In political news, Sen Edwards went out to show support for the New Jersey gubernatorial campaign hopeful Senator Jon S. Corzine in Newark yesterday.
Mr. Corzine's event, a luncheon at the Theater Square Grill at the New Jersey Performing Arts Center, included similar oratory in a more upscale setting. About 150 people paid $1,500 a plate for the luncheon, which was organized by the state's Democratic Assembly Campaign Committee. Senator Corzine did not attend - he had previous engagements farther south, according to his campaign - but several speakers lauded the candidate's efforts. Mr. Edwards said New Jersey would not be able to find a better governor. "I have seen up close, when no one else was looking," he said, "the kind of strength, character and leadership that Jon Corzine possesses."
Sen Edwards has also shown support for NYC mayoral hopeful and fellow Democrat Fernando (Freddy) Ferrer this week in New York.
[Michael Bloomberg's] opponent in the mayoral race, Fernando Ferrer, made campaign appearances over the last two days accompanied by former Senator John Edwards, part of an effort to give his campaign national support, in the face of polls suggesting increasing difficulties for Mr. Ferrer......
.........Mr. Edwards, who became the Democratic vice presidential nominee, delivered a rousing speech on Tuesday before delegates of 1199 S.E.I.U., the powerful health care workers' union, that cast the campaign as part of a national movement aimed at expanding economic opportunities for the poor and the working class.
"It makes our country better and stronger when we lift up and empower those who are struggling every single day," Mr. Edwards said, tying his remarks to the aftermath of Hurricane Katrina and calling the organized labor movement one of the most powerful antipoverty programs in history. "Nobody understands that better than Freddy Ferrer, right? He has lived it his entire life."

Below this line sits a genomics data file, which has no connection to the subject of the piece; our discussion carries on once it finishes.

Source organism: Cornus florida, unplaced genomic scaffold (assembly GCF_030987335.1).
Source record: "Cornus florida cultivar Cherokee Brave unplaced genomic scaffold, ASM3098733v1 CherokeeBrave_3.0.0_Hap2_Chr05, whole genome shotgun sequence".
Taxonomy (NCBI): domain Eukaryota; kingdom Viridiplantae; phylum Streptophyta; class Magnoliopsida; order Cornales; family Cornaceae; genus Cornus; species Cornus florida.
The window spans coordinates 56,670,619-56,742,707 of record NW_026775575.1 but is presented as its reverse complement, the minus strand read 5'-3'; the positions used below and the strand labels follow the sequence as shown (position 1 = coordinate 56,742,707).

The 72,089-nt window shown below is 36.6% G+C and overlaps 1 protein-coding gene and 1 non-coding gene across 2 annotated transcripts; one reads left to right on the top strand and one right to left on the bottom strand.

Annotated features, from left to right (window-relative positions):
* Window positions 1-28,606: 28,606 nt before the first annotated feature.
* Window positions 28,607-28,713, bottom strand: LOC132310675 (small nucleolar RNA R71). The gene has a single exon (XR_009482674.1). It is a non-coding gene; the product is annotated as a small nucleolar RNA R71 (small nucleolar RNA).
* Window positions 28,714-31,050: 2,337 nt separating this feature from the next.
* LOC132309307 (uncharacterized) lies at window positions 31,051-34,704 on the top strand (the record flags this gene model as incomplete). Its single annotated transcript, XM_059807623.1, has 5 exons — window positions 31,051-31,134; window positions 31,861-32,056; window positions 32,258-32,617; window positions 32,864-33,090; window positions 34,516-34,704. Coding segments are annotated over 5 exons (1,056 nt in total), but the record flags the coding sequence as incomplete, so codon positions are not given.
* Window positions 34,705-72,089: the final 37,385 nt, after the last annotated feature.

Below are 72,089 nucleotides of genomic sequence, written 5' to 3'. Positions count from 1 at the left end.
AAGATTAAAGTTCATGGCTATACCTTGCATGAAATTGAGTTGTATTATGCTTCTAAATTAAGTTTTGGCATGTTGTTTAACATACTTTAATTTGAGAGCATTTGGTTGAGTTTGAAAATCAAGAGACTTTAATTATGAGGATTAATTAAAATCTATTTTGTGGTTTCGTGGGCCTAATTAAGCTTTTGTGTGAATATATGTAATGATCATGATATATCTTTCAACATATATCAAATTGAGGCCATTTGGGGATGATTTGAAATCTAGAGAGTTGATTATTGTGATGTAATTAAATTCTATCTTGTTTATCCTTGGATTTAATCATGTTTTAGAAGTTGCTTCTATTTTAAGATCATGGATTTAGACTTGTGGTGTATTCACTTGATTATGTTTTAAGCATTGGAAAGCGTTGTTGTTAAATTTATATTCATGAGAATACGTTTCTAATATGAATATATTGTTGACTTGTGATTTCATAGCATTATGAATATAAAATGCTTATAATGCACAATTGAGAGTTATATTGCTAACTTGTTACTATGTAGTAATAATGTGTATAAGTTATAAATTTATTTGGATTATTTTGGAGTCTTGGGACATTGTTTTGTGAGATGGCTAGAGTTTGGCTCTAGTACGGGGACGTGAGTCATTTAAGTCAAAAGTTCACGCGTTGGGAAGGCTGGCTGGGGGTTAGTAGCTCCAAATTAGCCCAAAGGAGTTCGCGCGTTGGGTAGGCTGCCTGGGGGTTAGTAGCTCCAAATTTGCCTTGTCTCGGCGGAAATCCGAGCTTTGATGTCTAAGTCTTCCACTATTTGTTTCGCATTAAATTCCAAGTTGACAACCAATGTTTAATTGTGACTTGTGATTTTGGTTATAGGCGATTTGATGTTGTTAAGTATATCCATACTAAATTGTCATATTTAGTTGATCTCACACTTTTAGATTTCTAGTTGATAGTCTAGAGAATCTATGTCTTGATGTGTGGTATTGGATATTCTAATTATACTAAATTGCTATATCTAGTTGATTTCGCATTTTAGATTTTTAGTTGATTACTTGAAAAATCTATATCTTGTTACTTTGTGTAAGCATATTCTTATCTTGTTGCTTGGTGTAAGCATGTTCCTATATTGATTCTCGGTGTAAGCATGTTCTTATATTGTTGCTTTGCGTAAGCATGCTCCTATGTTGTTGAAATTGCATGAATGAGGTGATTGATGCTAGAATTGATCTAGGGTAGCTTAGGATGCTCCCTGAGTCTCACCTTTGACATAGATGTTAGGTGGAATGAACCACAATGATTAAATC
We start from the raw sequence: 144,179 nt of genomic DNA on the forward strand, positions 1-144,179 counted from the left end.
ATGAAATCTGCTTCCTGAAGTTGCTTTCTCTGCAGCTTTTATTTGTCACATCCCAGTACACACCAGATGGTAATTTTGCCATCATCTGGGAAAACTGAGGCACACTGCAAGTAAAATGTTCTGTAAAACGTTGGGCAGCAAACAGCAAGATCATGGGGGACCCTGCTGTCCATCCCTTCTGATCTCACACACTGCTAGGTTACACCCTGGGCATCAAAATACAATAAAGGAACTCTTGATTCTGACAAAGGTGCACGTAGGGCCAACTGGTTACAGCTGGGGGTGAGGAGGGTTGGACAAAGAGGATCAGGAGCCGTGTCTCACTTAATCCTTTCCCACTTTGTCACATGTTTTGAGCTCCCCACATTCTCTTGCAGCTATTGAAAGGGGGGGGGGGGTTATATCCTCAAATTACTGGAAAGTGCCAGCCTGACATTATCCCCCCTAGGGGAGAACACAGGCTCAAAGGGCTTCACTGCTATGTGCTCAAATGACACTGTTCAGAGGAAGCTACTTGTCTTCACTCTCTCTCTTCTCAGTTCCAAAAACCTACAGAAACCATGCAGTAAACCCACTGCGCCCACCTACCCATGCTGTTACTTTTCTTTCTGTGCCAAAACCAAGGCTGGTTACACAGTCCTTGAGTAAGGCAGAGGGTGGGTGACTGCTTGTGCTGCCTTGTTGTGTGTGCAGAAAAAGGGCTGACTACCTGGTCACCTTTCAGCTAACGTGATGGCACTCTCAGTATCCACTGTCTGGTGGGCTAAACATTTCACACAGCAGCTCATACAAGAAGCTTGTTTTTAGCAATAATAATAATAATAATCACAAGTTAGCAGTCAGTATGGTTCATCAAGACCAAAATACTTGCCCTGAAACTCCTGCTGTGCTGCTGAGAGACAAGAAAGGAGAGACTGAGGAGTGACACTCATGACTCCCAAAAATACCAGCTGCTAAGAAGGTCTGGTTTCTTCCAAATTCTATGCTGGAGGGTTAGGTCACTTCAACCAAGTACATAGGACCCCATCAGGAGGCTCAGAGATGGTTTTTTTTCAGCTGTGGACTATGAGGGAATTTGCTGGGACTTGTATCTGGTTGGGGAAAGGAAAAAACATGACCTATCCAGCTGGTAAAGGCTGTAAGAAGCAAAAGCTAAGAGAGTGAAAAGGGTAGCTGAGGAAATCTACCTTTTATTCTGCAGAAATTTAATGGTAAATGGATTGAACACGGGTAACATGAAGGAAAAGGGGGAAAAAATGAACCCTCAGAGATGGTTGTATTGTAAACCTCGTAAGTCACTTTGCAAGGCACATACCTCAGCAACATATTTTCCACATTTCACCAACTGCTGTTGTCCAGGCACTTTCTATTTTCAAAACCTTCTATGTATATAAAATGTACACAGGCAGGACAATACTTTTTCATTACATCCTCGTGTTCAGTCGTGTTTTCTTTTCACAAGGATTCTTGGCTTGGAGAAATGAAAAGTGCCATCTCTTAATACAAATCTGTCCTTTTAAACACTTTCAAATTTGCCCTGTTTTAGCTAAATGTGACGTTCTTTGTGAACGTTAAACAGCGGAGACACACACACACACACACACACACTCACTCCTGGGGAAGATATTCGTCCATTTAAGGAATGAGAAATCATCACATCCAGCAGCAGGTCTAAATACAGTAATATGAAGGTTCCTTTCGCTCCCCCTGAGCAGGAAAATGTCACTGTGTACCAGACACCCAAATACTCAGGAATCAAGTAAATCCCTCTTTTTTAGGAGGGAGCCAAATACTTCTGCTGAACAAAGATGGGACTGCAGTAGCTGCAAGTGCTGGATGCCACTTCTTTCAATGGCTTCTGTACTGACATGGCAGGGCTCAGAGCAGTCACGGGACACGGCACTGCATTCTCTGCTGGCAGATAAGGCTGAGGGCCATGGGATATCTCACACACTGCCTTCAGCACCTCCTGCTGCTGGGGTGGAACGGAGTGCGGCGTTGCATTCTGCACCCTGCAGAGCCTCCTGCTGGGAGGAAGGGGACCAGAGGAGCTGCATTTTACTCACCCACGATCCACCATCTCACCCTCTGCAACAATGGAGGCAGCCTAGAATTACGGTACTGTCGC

Detroit editor Keith A Owens describes how poverty becomes a trap. He says:
Like a whole lot of people I’ve had more than a few run-ins with being broke and wondering how I was going to pay the rent, how I was going to keep the lights on, the water on, etc. Even though that’s no fun, I can always fall back on the advantages I had growing up — such as a good education. I also have friends and family who have access to resources. I know a lot of people who know a lot of other people who can tell me where to go or who to see to straighten a particular situation out. Many of these people I’ve met as a direct result of my education and my upbringing....As tough as things have sometimes gotten, I’ve usually — though not always — been able to concoct some sort of patchwork backup plan that could keep me and mine from falling off the edge and into the abyss. I’ve sometimes had to remind myself — and Katrina forced me to — that I still have access to resources that so many of the evacuees never, ever had.
More than a century ago, in Leaves of Grass, Walt Whitman condemned this peculiar brand of American silence. He wrote: ``I sit and look out upon all the sorrows of the world, and upon all oppression and shame; . . . I observe the slights and degradations cast by arrogant persons upon laborers, the poor, and upon negroes, and the like; . . . All these -- All the meanness and agony without end, I sitting, look out upon, See, hear, and am silent.''